Thank you to everyone who has ever read my stories, my books, my magazine pieces, watched the occasional TV appearance or listened to me on the radio or a podcast — you were all part of this journey. As we learned with pandemic pro wrestling, it ain’t the same without fans.
Go join the Cauliflower Alley Club. To my mind, it’s the alumni association of pro wrestling, and no one can do it alone. Dark times have really proven that.
John Arezzi: He has become my psychologist, and in telling all my story, Greg Oliver has become one of my best friends in the business and I couldn’t be prouder for him tonight. He’s going to be given this honor tonight by Pam Morrison. But before we bring Pam up, we’d love to play a video of Greg.
Pamela Morrison: Thank you, John. I don’t know that everyone knows me. I am JJ’s proud daughter. Or, if you ask Bob Orton, Stephanie. You all know Greg, I know.
I was just admiring the picture of him on page 10. So flattering.
A historian is a person who studies and writes about the past, creating a narrative of events and is regarded as an expert on a subject or an authority. Beyond the ability to write clearly, communicate clearly, a good historian has a depth of knowledge not only about people, and events, but they have an ability to understand and to explain the significance. They have a respect, or in this case, even maybe a love for the history of whatever it is that they’re documenting — and a curiosity about the why or so what. And the ability to really put things in context.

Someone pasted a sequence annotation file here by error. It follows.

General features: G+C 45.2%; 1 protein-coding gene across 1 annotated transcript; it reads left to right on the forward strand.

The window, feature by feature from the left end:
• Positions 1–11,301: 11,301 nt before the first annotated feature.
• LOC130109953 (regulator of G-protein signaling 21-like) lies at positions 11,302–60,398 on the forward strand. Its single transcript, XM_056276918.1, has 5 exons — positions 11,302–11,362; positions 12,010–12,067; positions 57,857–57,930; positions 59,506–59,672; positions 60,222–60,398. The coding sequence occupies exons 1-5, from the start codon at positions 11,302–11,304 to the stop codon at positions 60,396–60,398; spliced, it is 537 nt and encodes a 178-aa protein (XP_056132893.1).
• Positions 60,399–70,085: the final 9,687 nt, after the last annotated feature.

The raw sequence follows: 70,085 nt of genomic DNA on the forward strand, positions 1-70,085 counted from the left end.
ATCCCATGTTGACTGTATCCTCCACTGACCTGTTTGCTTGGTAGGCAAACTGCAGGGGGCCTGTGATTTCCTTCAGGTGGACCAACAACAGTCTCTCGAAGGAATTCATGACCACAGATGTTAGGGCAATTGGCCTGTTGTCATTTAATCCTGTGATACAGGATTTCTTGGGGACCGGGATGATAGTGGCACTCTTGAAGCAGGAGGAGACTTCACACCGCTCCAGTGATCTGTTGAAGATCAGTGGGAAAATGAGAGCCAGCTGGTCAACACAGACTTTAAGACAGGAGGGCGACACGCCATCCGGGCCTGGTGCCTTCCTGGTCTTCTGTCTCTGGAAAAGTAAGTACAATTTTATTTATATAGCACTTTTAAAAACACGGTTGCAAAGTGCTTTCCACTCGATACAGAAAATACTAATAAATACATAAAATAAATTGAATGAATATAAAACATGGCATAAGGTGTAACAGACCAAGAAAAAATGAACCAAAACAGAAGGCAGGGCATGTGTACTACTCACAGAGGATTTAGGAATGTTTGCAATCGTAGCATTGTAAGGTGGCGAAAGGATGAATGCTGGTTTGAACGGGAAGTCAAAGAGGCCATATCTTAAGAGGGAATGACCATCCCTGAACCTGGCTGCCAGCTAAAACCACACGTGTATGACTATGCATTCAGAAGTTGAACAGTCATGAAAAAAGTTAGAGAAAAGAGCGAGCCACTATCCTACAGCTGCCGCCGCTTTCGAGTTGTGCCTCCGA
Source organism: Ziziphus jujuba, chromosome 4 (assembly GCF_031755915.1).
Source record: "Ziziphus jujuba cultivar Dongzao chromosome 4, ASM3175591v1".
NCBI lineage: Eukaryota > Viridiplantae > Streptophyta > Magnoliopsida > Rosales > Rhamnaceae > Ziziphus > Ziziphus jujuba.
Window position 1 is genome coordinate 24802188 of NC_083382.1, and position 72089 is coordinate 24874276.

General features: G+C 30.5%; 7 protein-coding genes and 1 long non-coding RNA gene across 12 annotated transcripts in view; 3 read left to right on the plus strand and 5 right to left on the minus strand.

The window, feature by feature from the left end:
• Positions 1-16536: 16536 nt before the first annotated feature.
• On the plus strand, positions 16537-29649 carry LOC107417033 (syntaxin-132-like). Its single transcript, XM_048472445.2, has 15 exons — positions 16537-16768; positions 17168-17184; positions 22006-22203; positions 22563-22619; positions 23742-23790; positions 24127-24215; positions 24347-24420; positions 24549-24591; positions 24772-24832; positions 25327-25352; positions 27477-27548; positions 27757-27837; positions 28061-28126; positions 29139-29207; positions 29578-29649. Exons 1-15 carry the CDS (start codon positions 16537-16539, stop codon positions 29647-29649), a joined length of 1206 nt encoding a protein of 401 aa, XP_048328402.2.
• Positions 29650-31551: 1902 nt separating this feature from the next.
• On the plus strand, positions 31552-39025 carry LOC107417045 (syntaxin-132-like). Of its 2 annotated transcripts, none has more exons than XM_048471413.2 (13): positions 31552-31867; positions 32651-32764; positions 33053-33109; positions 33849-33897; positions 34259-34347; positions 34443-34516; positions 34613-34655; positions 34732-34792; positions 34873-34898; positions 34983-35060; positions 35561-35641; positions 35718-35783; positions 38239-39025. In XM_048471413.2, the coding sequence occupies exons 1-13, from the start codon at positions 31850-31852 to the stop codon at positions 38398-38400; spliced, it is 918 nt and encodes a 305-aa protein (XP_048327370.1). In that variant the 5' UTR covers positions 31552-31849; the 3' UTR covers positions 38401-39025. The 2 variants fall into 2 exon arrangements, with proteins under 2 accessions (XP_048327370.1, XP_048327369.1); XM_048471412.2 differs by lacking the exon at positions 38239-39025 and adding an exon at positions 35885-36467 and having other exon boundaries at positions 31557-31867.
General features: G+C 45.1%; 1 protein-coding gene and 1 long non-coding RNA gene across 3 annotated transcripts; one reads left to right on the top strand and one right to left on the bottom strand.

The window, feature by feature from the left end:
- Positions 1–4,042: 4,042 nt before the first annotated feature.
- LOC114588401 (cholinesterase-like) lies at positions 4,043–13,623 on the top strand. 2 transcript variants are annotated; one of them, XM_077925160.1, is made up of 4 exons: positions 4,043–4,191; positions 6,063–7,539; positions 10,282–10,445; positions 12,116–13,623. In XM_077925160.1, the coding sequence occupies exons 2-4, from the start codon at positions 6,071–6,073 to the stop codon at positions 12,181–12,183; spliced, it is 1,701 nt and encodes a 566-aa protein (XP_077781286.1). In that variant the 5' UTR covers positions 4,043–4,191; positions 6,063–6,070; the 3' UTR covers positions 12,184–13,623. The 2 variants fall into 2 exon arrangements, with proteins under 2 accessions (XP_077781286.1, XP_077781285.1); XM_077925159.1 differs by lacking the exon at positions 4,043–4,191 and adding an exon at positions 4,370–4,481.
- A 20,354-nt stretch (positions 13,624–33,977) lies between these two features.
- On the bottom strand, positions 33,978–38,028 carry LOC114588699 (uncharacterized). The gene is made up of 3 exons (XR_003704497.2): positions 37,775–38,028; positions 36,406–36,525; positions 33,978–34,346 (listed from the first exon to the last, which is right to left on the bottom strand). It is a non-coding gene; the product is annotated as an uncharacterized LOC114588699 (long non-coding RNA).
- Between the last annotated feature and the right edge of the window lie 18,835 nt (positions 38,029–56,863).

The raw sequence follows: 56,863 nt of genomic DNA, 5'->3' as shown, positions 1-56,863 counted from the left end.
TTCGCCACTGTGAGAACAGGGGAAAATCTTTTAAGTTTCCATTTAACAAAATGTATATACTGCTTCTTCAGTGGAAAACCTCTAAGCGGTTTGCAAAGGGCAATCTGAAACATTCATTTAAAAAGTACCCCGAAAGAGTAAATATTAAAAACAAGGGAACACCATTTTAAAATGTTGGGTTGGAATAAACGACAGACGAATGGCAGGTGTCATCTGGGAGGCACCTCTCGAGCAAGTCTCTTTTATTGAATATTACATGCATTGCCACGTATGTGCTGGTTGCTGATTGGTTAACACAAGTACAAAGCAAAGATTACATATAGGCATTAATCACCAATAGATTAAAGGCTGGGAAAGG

So to earn this nomination, I looked it up, and the nomination for the Cauliflower Alley Club’s James C. Melby historian award, the nominee and must be recognized as having conducted major research work, be dedicated to maintaining the history of professional wrestling, and have at least part of his or her historical work published. So essentially, an award-winning professional wrestling historian has all the standard qualities of a historian coupled with not being put off by a little — or sometimes a lot — of strangeness.
Not unlike a successful wrestler, I think the best wrestling writers achieve that elusive balance of substance and style. Greg Oliver, aside from his dubious taste in ties, meets that criteria.
I met Greg here, I think it was 15 years ago or very close, and we became best friends. Not just because I like to talk and Greg is a good listener. But it’s not just the listening. Greg has such empathy for everybody, he just has that compassion and an understanding. With him, I think it’s beyond just lack of judgment and beyond accepting, things as they are. But he really listens with kindness and with grace.